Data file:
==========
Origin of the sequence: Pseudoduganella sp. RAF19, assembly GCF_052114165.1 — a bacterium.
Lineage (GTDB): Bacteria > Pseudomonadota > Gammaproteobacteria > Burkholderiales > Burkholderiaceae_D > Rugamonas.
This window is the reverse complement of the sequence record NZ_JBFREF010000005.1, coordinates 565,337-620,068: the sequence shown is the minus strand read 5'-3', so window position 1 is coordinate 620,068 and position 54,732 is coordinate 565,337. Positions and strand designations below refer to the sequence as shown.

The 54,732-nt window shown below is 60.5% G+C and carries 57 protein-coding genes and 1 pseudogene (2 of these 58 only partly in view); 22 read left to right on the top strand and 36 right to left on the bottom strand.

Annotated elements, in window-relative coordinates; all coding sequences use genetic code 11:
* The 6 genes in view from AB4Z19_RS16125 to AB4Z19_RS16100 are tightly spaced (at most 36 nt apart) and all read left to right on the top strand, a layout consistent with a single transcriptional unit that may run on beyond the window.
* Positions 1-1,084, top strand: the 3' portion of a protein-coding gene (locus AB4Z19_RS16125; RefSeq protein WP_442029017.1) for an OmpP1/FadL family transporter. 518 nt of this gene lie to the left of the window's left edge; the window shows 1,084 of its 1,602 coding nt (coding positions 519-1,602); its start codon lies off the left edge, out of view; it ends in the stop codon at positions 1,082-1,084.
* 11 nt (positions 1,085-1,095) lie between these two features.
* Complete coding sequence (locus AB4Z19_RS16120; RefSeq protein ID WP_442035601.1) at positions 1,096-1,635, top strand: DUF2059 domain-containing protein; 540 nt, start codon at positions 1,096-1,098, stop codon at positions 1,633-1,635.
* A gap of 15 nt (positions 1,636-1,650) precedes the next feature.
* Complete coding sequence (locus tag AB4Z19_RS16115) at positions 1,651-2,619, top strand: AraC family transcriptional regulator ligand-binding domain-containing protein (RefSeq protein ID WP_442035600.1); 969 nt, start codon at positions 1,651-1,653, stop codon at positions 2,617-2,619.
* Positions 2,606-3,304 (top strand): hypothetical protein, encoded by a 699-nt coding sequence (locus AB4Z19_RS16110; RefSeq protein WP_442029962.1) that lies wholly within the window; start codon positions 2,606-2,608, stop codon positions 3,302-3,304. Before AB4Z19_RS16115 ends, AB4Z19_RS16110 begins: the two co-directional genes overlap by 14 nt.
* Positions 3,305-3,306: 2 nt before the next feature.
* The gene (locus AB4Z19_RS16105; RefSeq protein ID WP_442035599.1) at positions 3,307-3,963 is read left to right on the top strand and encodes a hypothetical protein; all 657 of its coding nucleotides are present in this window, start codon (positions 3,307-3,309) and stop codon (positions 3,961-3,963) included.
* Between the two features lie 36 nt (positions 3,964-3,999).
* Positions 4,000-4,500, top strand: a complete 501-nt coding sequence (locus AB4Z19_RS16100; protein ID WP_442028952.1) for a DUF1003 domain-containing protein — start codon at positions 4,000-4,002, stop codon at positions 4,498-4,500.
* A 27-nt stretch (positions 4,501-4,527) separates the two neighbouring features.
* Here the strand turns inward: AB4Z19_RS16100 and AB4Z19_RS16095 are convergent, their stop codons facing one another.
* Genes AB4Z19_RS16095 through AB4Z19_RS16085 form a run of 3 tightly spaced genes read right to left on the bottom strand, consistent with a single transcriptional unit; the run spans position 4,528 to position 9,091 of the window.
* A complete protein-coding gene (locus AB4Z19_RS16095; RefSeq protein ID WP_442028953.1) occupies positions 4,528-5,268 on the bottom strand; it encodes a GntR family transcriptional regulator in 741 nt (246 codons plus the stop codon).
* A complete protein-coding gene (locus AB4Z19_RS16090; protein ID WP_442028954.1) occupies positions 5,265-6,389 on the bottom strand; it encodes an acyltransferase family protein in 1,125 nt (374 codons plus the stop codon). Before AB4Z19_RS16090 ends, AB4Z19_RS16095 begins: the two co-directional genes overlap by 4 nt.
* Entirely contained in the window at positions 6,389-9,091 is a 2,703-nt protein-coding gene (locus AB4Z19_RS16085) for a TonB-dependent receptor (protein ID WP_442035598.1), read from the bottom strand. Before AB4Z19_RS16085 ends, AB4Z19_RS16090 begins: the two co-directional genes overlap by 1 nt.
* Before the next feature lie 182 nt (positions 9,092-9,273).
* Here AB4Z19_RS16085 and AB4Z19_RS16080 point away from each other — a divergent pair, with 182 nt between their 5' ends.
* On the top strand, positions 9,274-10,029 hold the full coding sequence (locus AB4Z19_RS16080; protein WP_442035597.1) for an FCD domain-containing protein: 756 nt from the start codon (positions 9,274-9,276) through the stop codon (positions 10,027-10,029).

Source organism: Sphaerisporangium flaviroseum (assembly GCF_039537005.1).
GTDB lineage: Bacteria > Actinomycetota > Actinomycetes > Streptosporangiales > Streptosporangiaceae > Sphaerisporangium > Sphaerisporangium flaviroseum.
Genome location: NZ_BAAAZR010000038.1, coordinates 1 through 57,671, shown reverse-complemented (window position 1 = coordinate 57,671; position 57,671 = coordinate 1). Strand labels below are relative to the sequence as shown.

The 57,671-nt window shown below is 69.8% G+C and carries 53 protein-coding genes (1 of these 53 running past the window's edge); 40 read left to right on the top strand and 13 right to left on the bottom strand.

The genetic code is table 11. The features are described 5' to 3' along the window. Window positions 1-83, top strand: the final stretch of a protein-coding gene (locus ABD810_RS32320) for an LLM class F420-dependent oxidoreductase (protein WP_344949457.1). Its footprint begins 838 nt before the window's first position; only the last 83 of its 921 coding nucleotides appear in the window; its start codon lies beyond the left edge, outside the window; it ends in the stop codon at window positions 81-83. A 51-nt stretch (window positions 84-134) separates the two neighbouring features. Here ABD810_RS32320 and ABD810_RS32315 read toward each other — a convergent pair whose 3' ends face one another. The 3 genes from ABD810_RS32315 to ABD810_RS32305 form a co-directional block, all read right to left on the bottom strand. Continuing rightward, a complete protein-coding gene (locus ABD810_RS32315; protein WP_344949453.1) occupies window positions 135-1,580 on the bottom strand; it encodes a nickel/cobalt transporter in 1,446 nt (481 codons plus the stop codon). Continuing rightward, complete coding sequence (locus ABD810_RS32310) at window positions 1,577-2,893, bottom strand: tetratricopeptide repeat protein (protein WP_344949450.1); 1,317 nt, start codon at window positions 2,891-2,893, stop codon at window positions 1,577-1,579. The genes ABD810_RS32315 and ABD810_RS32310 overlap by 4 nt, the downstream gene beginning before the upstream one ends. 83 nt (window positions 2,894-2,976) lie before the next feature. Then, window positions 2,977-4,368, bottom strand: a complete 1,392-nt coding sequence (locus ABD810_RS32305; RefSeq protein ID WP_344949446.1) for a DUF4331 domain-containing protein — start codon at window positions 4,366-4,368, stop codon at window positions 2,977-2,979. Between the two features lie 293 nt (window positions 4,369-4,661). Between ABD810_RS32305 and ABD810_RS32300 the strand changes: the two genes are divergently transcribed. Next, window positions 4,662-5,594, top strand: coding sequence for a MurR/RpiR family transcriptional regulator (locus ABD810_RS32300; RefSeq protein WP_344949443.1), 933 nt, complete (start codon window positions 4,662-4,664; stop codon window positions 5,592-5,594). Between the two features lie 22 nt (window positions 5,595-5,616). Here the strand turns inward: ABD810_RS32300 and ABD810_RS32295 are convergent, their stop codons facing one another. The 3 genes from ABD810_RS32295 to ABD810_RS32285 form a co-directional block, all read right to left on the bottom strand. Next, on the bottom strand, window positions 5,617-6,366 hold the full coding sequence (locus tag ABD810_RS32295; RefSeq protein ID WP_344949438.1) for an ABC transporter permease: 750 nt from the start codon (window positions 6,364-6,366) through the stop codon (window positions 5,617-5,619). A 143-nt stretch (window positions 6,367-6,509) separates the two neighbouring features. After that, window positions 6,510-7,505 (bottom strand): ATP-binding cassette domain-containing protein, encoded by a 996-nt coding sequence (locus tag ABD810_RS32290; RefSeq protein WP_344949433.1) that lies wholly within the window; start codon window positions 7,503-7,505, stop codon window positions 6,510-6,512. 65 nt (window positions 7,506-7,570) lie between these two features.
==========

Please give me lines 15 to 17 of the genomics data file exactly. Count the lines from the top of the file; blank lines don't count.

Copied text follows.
* Between the two features lie 36 nt (positions 3,964-3,999).
* Positions 4,000-4,500, top strand: a complete 501-nt coding sequence (locus AB4Z19_RS16100; protein ID WP_442028952.1) for a DUF1003 domain-containing protein — start codon at positions 4,000-4,002, stop codon at positions 4,498-4,500.
* A 27-nt stretch (positions 4,501-4,527) separates the two neighbouring features.